The premise of this book is simple – as the title suggests, it’s about the brilliant careers of 10 women living through the 1950s. I heard Cooke speak about it a few years ago at Charleston book festival but it’s taken me some time to get around to reading it but it’s every bit as entertaining and educational as she promised. As a whole, it is a compelling portrait of a decade in which women responded to the social and economic changes that took place during the second world war. The diet of wasp waists, home baking and proud home makers with which we’ve been fed was only a small part of the story – by 1957, 33% of married women worked – and here we have an actress, film makers, an archaeologist, a high court judge, an architect, a cutting edge gardener, a cookery writer and a motor racing driver as prisms through which to explore women’s new opportunities. Each individual account is rather superficial but I didn’t mind that, as Cooke’s ambition is less biography, more broad narrative about emancipation and pioneers. Her style is relaxed and she often goes off at a tangent, but what really shines through is her obvious passion about the era, her subjects and the social history she is plotting. There’s some useful historical footnotes, a timeline (fish fingers arrived on the market in 1955) and a section on fashion, which add to the overall impression of a well researched book that’s also hugely accessible.
As well as the careers of the ten women Cooke puts in the spotlight, we get the low down on their personal lives, which are often just as groundbreaking – divorce, affairs (with men and other women), secret love children and open relationships all feature. Considering women living through the 1950s could not take out a mortgage in their own name and had to produce a marriage certificate to be fitted with a diaphragm, Cooke’s subjects are ahead of their time in more ways than one.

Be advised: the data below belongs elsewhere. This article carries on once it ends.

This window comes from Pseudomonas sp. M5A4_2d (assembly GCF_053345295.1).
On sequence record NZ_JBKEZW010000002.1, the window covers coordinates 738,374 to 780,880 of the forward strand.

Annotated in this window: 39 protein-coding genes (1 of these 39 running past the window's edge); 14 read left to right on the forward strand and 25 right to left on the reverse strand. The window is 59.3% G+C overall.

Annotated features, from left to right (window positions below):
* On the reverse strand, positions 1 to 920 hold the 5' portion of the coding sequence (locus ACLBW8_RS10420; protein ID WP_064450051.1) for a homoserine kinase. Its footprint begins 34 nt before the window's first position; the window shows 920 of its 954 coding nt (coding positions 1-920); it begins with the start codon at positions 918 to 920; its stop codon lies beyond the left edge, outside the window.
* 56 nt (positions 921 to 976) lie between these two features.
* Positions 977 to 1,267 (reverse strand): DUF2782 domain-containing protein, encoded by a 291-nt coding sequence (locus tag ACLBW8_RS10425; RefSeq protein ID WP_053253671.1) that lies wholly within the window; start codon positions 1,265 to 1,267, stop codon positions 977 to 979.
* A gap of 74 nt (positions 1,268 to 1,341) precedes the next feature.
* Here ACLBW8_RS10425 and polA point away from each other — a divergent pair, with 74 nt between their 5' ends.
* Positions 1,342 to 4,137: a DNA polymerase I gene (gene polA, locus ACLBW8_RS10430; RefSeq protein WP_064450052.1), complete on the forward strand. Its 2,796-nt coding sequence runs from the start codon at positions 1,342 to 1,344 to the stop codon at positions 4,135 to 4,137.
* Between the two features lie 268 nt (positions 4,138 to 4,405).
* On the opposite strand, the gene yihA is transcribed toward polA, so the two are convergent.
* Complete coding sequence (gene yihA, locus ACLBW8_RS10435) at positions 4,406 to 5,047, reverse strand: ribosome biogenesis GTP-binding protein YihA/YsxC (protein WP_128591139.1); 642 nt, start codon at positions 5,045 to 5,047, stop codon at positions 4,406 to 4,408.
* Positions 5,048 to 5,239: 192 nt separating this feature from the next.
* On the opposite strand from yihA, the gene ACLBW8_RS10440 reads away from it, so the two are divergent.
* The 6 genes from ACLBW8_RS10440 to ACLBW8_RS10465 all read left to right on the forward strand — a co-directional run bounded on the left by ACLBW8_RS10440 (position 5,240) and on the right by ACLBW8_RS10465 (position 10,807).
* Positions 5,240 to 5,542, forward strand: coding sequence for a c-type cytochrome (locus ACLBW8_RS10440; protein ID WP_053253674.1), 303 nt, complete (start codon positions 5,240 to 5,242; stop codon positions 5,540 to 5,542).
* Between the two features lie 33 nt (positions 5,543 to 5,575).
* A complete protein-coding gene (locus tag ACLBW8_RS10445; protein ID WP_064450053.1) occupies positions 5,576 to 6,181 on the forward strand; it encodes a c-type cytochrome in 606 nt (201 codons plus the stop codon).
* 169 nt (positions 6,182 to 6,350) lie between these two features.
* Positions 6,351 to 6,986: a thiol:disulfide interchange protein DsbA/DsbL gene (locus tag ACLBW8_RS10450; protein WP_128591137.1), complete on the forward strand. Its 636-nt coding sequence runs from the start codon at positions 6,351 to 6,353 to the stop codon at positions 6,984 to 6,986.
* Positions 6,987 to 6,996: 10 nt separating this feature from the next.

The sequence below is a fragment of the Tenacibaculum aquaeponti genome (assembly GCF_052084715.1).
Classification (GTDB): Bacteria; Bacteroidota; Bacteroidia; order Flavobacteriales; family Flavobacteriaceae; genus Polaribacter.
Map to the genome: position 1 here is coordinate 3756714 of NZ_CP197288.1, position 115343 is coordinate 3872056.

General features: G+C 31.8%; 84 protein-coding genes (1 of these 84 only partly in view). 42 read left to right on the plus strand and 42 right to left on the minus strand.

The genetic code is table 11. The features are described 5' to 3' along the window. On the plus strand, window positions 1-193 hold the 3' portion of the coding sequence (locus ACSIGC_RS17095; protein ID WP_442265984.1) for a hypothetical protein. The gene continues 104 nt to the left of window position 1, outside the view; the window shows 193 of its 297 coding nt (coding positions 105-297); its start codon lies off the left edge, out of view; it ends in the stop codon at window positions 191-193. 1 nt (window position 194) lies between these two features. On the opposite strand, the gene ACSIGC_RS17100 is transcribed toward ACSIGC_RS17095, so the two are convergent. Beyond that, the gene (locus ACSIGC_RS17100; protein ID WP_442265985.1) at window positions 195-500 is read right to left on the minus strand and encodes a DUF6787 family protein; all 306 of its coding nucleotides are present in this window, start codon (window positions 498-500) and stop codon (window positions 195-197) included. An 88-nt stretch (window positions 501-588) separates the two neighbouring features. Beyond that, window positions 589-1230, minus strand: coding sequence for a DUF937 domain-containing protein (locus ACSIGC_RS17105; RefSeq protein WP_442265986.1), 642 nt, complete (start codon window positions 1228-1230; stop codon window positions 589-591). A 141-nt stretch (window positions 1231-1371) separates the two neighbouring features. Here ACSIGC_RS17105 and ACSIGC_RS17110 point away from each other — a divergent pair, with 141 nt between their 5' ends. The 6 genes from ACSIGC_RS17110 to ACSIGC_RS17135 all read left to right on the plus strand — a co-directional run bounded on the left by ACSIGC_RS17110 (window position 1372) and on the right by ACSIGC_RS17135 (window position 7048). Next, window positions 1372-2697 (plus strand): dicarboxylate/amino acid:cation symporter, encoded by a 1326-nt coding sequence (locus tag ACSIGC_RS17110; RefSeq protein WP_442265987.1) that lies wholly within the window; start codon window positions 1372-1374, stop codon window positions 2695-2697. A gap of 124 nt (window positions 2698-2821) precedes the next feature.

Margery Fish, for example, started her first job before women had the vote and embarks on a whole new career at the age of 64. I especially warmed to her after learning that she snorted at the word “ladies” – “women were only ever women”. Another, Rose Heilbron, was a hugely popular and successful barrister who because the first women judge and, Cooke tells us, cleverly used the media to cultivate a persona that meant she avoided being seen as a potential threat to the establishment or becoming a source on envy and spite for other women, and instead was a national treasure that everyone admired. That said, Cooke speculates that Rose’s popular public profile may well have checked her career when she lost out on becoming the first woman to be appointed to the high court. Cooke goes on to note that, whilst Rose was very much a trailblazer, the conservative forces that undoubtedly held her back still exercise a strong grip on her profession: of the current 91 high court judges, only 17 are women, and only 1 woman sits in the supreme court.
HER BRILLIANT CAREER is shot through with other similar reflections on the role of women today and I’m sure Cooke’s background as a journalist is partly responsible for how wide ranging, engaging and relevant she makes her subject matter. Not a huge fan of non fiction, this actually held my attention more than the novel I’ve been reading since (of which more soon). Whether you are interested in feminism or not, this is a great read, and each and every one of the individuals featured has a story well worth the telling.